Raila, Ruto gang up against polls law amendments

Deputy President William Ruto and his political nemesis Raila Odinga have both rejected plans to radically change the election law, including imposing a ban on live transmission of results.

Raila’s team termed the Elections (Amendment) Bill, 2022 retrogressive and vowed to shoot it down as Ruto came out guns blazing,  saying the proposed law is an attempt to forcefully install a Raila presidency.

The Bill makes radical proposals to, among others, pave way for both manual and electronic transmission of presidential results.

The proposed law says any failure to transmit the results electronically would not be grounds for the Supreme Court to nullify the presidential vote.

National Assembly Minority leader Junet Mohamed told the Star the country cannot revert back to the old days of manual transmission of results.

“We are going to oppose the Bill as ODM. The country has moved from manual to electronic voting. How do we revert to manual? The only thing we can do is to improve on the electronic transmission,” the Suna East MP said.

He said the official position of the party is to reject the proposed law and that the members would be guided on the same.

“The party is against the clause suggesting manual provision in both voting and transmission,” the Minority Leader said. 

The concern in Raila’s camp is that the country has heavily invested in reforming the electoral process to provide an electronic platform for managing results.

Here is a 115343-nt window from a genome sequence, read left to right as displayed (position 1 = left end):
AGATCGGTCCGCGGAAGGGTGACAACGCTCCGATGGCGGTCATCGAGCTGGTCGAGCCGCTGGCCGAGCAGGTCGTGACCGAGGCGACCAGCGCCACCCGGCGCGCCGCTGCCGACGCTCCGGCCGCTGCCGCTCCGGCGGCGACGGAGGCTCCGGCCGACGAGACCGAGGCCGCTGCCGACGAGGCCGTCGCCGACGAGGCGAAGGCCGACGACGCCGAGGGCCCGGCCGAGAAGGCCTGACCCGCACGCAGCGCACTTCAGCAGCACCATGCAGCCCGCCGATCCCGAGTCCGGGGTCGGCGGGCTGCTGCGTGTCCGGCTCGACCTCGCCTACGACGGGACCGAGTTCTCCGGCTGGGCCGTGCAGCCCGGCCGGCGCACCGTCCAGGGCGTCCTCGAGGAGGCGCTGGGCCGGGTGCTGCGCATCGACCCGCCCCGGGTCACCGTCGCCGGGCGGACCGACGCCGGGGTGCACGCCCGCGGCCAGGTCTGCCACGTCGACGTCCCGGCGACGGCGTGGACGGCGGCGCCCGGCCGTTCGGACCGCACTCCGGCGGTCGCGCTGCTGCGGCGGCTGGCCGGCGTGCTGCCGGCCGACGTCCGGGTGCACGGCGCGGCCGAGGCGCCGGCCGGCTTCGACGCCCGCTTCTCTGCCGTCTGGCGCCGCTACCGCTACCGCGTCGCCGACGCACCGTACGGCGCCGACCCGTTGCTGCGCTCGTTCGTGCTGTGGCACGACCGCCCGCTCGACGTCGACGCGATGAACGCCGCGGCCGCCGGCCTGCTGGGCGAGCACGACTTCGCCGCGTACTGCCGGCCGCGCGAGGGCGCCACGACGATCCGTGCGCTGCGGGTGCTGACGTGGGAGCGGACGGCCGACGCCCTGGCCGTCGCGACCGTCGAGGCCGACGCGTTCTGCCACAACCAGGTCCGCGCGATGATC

“We have invested heavily in buying voter registration and results transmission gadgets. Billions of shillings have been invested in transforming the electoral process from manual to electronic.We cannot allow such kind of investments to go to waste. It is going to be immoral if we are going to waste such kind of money,” the MP added.

However, Ruto said the proposed amendments were part of the bigger scheme to rig the August 9 General Election, adding that “they portend bigger trouble for Kenyans.”

The Deputy President said the Bill had “ingredients of a coup” and is meant “to overturn the will of the sovereign people of Kenya.”

“The never-ending onslaught through election law amendments is a choreographed attempt to install a puppet on the Kenyan electorate and sabotage our freedom of choice and hard-earned democracy. The plan is evil and must fail,” he said.

He took the fight to Raila’s doorstep, saying the proposed changes were part of a plot to install the ODM leader as President Uhuru Kenyatta’s successor.

“The desperate efforts to install project kitendawili by forceful, illegal, undemocratic and unconstitutional means portends a troubling future for Kenya, its democracy, the rule of law, freedom of its citizens and, ultimately, everyone’s well-being,” Ruto said.

He termed the proposed law as reckless, pointing out that “dark forces operating in shadows” were behind the same.

Ruaraka MP Tom Kajwang, vice-chairman of the Justice and Legal Affairs Committee, insisted the Bill came from IEBC.

He said they advised the IEBC accordingly when the bill was reviewed before the committee and said banning live transmission is illegal.